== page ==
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United States Department of Agriculture

Agricultural Research Service

Research Project: ENHANCING ENVIRONMENTAL QUALITY AND ECOSYSTEM SERVICES IN SOUTHEASTERN U.S. COASTAL PLAIN AGRICULTURAL WATERSHEDS

Location: Southeast Watershed Research

Title: Landscape and seasonal factors influence salmonella and campylobacter prevalence in a rural mixed use watershed

Authors
item Vereen, Ethell -
item LOWRANCE, ROBERT
item JENKINS, MICHAEL
item Adams, Paige -
item Rajeev, Sreekumari -
item Lipp, Erin -

Submitted to: Water Research
Publication Type: Peer Reviewed Journal
Publication Acceptance Date: August 1, 2013
Publication Date: December 1, 2013
Citation: Vereen, E., Lowrance, R.R., Jenkins, M., Adams, P., Rajeev, S., Lipp, E.K. 2013. Landscape and seasonal factors influence salmonella and campylobacter prevalence in a rural mixed use watershed. Water Research. 47:6075-6085.

Interpretive Summary: A byproduct of large-scale broiler chicken production is large quantities of broiler litter -- comprised of bedding material such as wood chips, fecal material, water, and chicken feed. This litter is also a source of the bacterial pathogens Salmonella and Campylobacter. Because most litter from broiler production facilities is applied to nearby agricultural fields as fertilizer, under conditions of rain and overland runoff, broiler litter has the potential to contaminate surface waters with these two pathogens. Scientists at the University of Georgia and the USDA-Agricultural Research Service sampled streams and rivers to determine if a connection exists between animal agriculture and the presence of Salmonella and Campylobacter in surface waters within the Satilla River watershed in the Coastal Plain of Georgia. Thirteen sampling sites were strategically placed at the mouths of sub-watershed within the Satilla River watershed. Each sub-watershed was characterized by having no agriculture (the control), those with poultry houses and fields that received broiler litter and those with no poultry houses but with fields that received broiler litter. One sampling site received effluent from a sewage treatment plant. Three sampling sites were at downstream locations on larger rivers. Water samples were taken monthly for two years. They were analyzed for the presence of Salmonella and Campylobacter.and for the standard bacterial indicator Escherichia coli and a proposed bacterial indicator Fecal enterococci. A sub-watershed without any agriculture was compared to sub-watersheds with broiler production facilities and/or fields amended with broiler litter, as well as the site with the sewage treatment plant. Both Salmonella and Campylobacter detection frequencies were positively associated with the number of poultry houses in the subwatersheds, but agricultural land use as a proportion of the watershed was not a significant predictor of either pathogen. Fecal indicator bacterial levels were assessed and evaluated for their ability to predict the presence of pathogens. Of those examined, enterococci were most predictive and E. coli were least predictive of the possible presence of the pathogens. Detection of the pathogens throughout the watershed indicated that there was potential for waterborne transmission especially in downstream areas that were more likely to have recreational users.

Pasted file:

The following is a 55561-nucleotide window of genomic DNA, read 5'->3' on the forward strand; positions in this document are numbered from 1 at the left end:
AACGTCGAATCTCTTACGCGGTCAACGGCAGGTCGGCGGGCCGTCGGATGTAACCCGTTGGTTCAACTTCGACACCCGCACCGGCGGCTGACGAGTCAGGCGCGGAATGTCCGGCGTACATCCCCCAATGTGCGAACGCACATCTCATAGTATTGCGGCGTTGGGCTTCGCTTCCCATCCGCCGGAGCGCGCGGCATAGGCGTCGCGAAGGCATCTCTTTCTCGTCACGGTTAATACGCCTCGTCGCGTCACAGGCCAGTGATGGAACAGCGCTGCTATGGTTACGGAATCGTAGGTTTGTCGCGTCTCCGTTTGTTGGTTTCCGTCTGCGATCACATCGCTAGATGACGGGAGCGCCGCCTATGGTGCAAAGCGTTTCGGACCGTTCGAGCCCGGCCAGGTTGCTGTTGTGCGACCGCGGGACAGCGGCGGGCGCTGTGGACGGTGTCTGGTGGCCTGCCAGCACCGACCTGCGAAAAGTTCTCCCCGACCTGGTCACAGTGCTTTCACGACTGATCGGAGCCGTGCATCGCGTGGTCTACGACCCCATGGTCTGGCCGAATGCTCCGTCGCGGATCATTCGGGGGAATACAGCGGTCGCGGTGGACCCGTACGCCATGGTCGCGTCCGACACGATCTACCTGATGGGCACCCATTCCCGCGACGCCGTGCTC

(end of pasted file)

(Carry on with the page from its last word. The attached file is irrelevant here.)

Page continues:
Technical Abstract: Salmonella and Campylobacter prevalence in stream networks of the Satilla River Basin (SRB) were monitored monthly from August 2007 to August 2009 to study relationships between these pathogens and land use, presence of poultry houses and wastewater treatment plant (WWTP) discharge. Salmonella and Campylobacter were detected at all 10 stream sites and the three sites at the sole wastewater treatment in the study area. In all, 43% (129/299) and 62% (96/156) of samples were positive for Salmonella and Campylobacter, respectively, with detection frequency increasing in downstream sites with more poultry production and influence of WWTP discharge. Both Salmonella and Campylobacter detection frequencies were positively associated with the number of poultry houses in the subwatersheds, but agricultural land use as a proportion of the watershed was not a significant predictor of either pathogen. Fecal indicator bacterial levels were assessed and evaluated for their ability to predict the presence of pathogens. Of those examined, enterococci was most predictive; of the 129 samples positive for Salmonella, 88% (113/129) were detected when enterococci were above EPA single sample threshold (61 CFU 100 ml-1); and of the 96 samples positive for Campylobacter, 90% (86/96) were detected when enterococci levels exceeded this level. Comparatively, E. coli concentrations were above EPA single sample thresholds in 38% (49/129) of the positive Salmonella samples. Detection of the pathogens throughout the watershed indicated that there was potential for waterborne transmission especially in downstream areas that were more likely to have recreational users.

Last Modified: 9/10/2014
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